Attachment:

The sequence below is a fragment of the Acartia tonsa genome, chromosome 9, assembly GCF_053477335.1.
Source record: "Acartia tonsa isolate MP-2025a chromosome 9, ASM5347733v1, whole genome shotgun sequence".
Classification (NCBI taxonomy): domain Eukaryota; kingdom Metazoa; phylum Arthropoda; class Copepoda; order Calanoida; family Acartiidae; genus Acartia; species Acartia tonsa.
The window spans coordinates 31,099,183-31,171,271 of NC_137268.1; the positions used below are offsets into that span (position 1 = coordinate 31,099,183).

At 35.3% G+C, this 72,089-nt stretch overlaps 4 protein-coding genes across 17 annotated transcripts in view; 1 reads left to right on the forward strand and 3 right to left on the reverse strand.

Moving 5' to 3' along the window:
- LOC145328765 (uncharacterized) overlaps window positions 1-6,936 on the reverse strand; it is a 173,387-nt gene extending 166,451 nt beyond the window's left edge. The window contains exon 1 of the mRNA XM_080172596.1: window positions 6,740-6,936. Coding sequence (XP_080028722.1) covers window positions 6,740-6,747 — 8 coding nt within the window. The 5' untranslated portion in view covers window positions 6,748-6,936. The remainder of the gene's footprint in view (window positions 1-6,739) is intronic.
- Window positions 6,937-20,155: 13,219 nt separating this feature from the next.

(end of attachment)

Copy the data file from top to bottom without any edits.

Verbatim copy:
The sequence below is a fragment of the Acartia tonsa genome, chromosome 9, assembly GCF_053477335.1.
Source record: "Acartia tonsa isolate MP-2025a chromosome 9, ASM5347733v1, whole genome shotgun sequence".
Classification (NCBI taxonomy): domain Eukaryota; kingdom Metazoa; phylum Arthropoda; class Copepoda; order Calanoida; family Acartiidae; genus Acartia; species Acartia tonsa.
The window spans coordinates 31,099,183-31,171,271 of NC_137268.1; the positions used below are offsets into that span (position 1 = coordinate 31,099,183).

At 35.3% G+C, this 72,089-nt stretch overlaps 4 protein-coding genes across 17 annotated transcripts in view; 1 reads left to right on the forward strand and 3 right to left on the reverse strand.

Moving 5' to 3' along the window:
- LOC145328765 (uncharacterized) overlaps window positions 1-6,936 on the reverse strand; it is a 173,387-nt gene extending 166,451 nt beyond the window's left edge. The window contains exon 1 of the mRNA XM_080172596.1: window positions 6,740-6,936. Coding sequence (XP_080028722.1) covers window positions 6,740-6,747 — 8 coding nt within the window. The 5' untranslated portion in view covers window positions 6,748-6,936. The remainder of the gene's footprint in view (window positions 1-6,739) is intronic.
- Window positions 6,937-20,155: 13,219 nt separating this feature from the next.